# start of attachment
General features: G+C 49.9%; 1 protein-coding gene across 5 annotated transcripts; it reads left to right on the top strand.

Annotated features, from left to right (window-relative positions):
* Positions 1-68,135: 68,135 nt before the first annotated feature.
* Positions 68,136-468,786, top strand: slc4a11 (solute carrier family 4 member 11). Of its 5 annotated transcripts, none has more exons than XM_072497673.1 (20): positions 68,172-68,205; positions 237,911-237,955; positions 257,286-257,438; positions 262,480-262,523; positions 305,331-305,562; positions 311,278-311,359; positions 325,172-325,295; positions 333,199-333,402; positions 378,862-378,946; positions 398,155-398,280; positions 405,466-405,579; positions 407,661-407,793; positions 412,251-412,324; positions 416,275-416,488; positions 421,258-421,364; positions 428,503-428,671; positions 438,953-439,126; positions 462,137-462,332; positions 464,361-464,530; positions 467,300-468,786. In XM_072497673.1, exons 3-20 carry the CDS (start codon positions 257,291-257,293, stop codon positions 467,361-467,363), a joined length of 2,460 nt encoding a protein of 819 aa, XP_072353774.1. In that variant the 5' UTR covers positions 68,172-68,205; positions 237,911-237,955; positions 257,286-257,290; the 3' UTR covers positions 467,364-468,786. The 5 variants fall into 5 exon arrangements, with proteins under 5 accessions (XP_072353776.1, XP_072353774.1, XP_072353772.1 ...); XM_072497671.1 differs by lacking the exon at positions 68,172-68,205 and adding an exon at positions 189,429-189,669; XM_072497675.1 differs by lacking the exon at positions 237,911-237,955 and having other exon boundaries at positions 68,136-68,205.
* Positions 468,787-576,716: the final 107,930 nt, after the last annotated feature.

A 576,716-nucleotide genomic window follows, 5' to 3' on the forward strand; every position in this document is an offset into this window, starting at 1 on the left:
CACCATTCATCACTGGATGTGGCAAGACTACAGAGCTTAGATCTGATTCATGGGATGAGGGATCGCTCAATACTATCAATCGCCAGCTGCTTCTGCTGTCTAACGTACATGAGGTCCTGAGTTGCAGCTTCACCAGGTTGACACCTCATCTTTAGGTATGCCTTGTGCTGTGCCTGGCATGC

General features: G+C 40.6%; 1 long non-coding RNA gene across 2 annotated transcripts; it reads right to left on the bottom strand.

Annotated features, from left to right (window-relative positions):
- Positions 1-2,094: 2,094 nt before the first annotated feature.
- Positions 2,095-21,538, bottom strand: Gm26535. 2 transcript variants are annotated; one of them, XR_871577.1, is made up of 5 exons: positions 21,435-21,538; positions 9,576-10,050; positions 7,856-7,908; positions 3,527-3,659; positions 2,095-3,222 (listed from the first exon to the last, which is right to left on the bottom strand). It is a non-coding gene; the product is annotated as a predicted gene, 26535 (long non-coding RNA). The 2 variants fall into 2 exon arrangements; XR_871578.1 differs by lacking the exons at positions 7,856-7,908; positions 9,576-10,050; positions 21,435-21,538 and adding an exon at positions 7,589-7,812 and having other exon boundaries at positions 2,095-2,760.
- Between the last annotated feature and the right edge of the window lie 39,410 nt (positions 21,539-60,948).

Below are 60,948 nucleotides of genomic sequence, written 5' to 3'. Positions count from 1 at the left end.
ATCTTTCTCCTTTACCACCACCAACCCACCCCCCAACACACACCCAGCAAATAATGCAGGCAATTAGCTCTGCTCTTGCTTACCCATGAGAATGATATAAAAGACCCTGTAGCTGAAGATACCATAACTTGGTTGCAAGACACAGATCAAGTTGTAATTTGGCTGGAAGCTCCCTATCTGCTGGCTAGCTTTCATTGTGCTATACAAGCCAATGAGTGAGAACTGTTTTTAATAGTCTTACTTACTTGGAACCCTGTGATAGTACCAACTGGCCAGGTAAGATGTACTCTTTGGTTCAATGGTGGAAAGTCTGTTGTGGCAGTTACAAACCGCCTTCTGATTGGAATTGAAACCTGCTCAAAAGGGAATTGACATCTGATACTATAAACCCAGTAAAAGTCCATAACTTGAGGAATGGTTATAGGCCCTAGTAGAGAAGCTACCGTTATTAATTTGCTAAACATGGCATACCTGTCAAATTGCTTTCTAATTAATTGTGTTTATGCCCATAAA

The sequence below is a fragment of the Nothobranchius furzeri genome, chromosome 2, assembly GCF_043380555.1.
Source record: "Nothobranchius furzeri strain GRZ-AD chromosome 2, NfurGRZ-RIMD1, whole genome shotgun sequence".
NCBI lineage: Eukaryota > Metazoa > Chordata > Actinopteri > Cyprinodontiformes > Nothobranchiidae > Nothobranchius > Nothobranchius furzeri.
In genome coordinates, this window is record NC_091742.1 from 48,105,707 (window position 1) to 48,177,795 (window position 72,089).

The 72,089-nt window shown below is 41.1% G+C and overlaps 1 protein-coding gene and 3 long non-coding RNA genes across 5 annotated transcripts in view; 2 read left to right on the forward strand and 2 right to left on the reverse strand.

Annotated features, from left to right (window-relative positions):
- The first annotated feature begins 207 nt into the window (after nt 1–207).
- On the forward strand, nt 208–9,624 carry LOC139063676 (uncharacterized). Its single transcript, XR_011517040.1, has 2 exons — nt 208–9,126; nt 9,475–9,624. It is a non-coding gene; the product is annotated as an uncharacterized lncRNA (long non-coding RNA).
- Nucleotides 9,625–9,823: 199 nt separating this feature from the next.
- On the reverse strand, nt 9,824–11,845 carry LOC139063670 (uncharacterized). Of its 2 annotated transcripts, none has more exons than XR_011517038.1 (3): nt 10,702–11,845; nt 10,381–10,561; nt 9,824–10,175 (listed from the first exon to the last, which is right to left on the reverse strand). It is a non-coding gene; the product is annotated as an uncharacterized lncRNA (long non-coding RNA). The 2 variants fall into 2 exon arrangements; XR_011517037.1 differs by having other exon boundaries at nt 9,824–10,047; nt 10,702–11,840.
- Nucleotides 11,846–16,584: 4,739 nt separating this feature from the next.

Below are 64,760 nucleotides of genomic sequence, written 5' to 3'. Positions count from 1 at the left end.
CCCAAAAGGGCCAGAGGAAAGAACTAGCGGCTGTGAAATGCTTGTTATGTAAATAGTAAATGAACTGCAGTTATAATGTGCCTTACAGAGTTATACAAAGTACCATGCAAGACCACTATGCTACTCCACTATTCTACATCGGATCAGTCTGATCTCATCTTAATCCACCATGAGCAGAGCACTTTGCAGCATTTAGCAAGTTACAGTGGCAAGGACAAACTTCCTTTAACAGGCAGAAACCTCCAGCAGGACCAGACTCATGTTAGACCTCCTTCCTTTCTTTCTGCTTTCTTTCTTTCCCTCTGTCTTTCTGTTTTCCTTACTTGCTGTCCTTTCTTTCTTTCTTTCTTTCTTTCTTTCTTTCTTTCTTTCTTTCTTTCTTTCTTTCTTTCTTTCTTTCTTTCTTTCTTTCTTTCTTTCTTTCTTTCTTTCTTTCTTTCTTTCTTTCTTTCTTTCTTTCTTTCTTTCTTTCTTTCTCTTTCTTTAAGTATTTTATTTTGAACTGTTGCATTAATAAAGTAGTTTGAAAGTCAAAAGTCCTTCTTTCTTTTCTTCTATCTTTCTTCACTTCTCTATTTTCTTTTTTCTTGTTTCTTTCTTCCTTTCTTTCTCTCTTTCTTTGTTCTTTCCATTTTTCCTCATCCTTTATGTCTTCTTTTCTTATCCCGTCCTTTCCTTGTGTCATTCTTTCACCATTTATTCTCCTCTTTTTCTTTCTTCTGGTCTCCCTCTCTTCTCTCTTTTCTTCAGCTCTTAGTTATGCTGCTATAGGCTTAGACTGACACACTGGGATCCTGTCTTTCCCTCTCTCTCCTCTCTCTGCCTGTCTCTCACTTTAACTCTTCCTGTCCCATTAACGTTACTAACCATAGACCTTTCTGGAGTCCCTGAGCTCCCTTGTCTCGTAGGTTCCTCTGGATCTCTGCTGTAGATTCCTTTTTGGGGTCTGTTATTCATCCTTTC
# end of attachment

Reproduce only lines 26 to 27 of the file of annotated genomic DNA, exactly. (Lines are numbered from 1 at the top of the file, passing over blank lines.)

Below are 64,760 nucleotides of genomic sequence, written 5' to 3'. Positions count from 1 at the left end.
CCCAAAAGGGCCAGAGGAAAGAACTAGCGGCTGTGAAATGCTTGTTATGTAAATAGTAAATGAACTGCAGTTATAATGTGCCTTACAGAGTTATACAAAGTACCATGCAAGACCACTATGCTACTCCACTATTCTACATCGGATCAGTCTGATCTCATCTTAATCCACCATGAGCAGAGCACTTTGCAGCATTTAGCAAGTTACAGTGGCAAGGACAAACTTCCTTTAACAGGCAGAAACCTCCAGCAGGACCAGACTCATGTTAGACCTCCTTCCTTTCTTTCTGCTTTCTTTCTTTCCCTCTGTCTTTCTGTTTTCCTTACTTGCTGTCCTTTCTTTCTTTCTTTCTTTCTTTCTTTCTTTCTTTCTTTCTTTCTTTCTTTCTTTCTTTCTTTCTTTCTTTCTTTCTTTCTTTCTTTCTTTCTTTCTTTCTTTCTTTCTTTCTTTCTTTCTTTCTTTCTTTCTTTCTTTCTTTCTCTTTCTTTAAGTATTTTATTTTGAACTGTTGCATTAATAAAGTAGTTTGAAAGTCAAAAGTCCTTCTTTCTTTTCTTCTATCTTTCTTCACTTCTCTATTTTCTTTTTTCTTGTTTCTTTCTTCCTTTCTTTCTCTCTTTCTTTGTTCTTTCCATTTTTCCTCATCCTTTATGTCTTCTTTTCTTATCCCGTCCTTTCCTTGTGTCATTCTTTCACCATTTATTCTCCTCTTTTTCTTTCTTCTGGTCTCCCTCTCTTCTCTCTTTTCTTCAGCTCTTAGTTATGCTGCTATAGGCTTAGACTGACACACTGGGATCCTGTCTTTCCCTCTCTCTCCTCTCTCTGCCTGTCTCTCACTTTAACTCTTCCTGTCCCATTAACGTTACTAACCATAGACCTTTCTGGAGTCCCTGAGCTCCCTTGTCTCGTAGGTTCCTCTGGATCTCTGCTGTAGATTCCTTTTTGGGGTCTGTTATTCATCCTTTC